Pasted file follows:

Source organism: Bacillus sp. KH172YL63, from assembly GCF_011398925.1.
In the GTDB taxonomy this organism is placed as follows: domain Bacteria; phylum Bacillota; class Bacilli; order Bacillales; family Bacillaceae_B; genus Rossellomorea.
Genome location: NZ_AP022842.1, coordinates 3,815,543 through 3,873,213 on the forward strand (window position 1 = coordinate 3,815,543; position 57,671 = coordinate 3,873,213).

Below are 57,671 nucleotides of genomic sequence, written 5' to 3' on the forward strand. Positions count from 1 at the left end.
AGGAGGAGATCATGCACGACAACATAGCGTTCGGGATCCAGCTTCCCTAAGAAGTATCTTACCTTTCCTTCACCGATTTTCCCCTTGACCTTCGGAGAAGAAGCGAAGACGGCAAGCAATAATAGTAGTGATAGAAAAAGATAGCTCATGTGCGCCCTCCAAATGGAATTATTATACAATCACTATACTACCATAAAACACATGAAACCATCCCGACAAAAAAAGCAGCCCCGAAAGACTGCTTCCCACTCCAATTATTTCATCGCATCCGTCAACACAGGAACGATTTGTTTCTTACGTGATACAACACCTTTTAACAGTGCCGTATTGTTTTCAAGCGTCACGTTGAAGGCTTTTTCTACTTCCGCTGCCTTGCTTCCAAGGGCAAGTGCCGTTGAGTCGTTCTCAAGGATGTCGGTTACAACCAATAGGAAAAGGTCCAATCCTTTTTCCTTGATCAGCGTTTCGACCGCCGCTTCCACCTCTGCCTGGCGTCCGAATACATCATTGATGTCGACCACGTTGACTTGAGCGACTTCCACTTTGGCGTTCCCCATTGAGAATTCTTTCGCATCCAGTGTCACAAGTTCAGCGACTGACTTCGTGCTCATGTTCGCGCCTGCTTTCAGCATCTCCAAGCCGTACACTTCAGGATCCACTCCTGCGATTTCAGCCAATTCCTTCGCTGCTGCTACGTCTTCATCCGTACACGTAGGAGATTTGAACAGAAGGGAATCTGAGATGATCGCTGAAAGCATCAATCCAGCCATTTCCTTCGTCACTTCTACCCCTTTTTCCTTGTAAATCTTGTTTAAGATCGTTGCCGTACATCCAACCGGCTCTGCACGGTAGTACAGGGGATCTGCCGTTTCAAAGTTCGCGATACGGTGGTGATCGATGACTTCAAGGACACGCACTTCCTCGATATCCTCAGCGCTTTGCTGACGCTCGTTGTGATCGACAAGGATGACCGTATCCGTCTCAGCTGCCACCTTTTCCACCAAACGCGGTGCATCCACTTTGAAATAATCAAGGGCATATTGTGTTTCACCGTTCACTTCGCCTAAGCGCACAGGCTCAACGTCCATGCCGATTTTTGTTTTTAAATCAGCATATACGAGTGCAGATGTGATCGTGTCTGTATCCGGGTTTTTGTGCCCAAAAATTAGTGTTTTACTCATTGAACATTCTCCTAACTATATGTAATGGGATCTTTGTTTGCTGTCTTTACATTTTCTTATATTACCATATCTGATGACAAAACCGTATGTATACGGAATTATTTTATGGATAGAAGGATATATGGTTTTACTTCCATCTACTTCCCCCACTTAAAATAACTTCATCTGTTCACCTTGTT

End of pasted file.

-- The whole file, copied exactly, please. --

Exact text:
Source organism: Bacillus sp. KH172YL63, from assembly GCF_011398925.1.
In the GTDB taxonomy this organism is placed as follows: domain Bacteria; phylum Bacillota; class Bacilli; order Bacillales; family Bacillaceae_B; genus Rossellomorea.
Genome location: NZ_AP022842.1, coordinates 3,815,543 through 3,873,213 on the forward strand (window position 1 = coordinate 3,815,543; position 57,671 = coordinate 3,873,213).

Below are 57,671 nucleotides of genomic sequence, written 5' to 3' on the forward strand. Positions count from 1 at the left end.
AGGAGGAGATCATGCACGACAACATAGCGTTCGGGATCCAGCTTCCCTAAGAAGTATCTTACCTTTCCTTCACCGATTTTCCCCTTGACCTTCGGAGAAGAAGCGAAGACGGCAAGCAATAATAGTAGTGATAGAAAAAGATAGCTCATGTGCGCCCTCCAAATGGAATTATTATACAATCACTATACTACCATAAAACACATGAAACCATCCCGACAAAAAAAGCAGCCCCGAAAGACTGCTTCCCACTCCAATTATTTCATCGCATCCGTCAACACAGGAACGATTTGTTTCTTACGTGATACAACACCTTTTAACAGTGCCGTATTGTTTTCAAGCGTCACGTTGAAGGCTTTTTCTACTTCCGCTGCCTTGCTTCCAAGGGCAAGTGCCGTTGAGTCGTTCTCAAGGATGTCGGTTACAACCAATAGGAAAAGGTCCAATCCTTTTTCCTTGATCAGCGTTTCGACCGCCGCTTCCACCTCTGCCTGGCGTCCGAATACATCATTGATGTCGACCACGTTGACTTGAGCGACTTCCACTTTGGCGTTCCCCATTGAGAATTCTTTCGCATCCAGTGTCACAAGTTCAGCGACTGACTTCGTGCTCATGTTCGCGCCTGCTTTCAGCATCTCCAAGCCGTACACTTCAGGATCCACTCCTGCGATTTCAGCCAATTCCTTCGCTGCTGCTACGTCTTCATCCGTACACGTAGGAGATTTGAACAGAAGGGAATCTGAGATGATCGCTGAAAGCATCAATCCAGCCATTTCCTTCGTCACTTCTACCCCTTTTTCCTTGTAAATCTTGTTTAAGATCGTTGCCGTACATCCAACCGGCTCTGCACGGTAGTACAGGGGATCTGCCGTTTCAAAGTTCGCGATACGGTGGTGATCGATGACTTCAAGGACACGCACTTCCTCGATATCCTCAGCGCTTTGCTGACGCTCGTTGTGATCGACAAGGATGACCGTATCCGTCTCAGCTGCCACCTTTTCCACCAAACGCGGTGCATCCACTTTGAAATAATCAAGGGCATATTGTGTTTCACCGTTCACTTCGCCTAAGCGCACAGGCTCAACGTCCATGCCGATTTTTGTTTTTAAATCAGCATATACGAGTGCAGATGTGATCGTGTCTGTATCCGGGTTTTTGTGCCCAAAAATTAGTGTTTTACTCATTGAACATTCTCCTAACTATATGTAATGGGATCTTTGTTTGCTGTCTTTACATTTTCTTATATTACCATATCTGATGACAAAACCGTATGTATACGGAATTATTTTATGGATAGAAGGATATATGGTTTTACTTCCATCTACTTCCCCCACTTAAAATAACTTCATCTGTTCACCTTGTT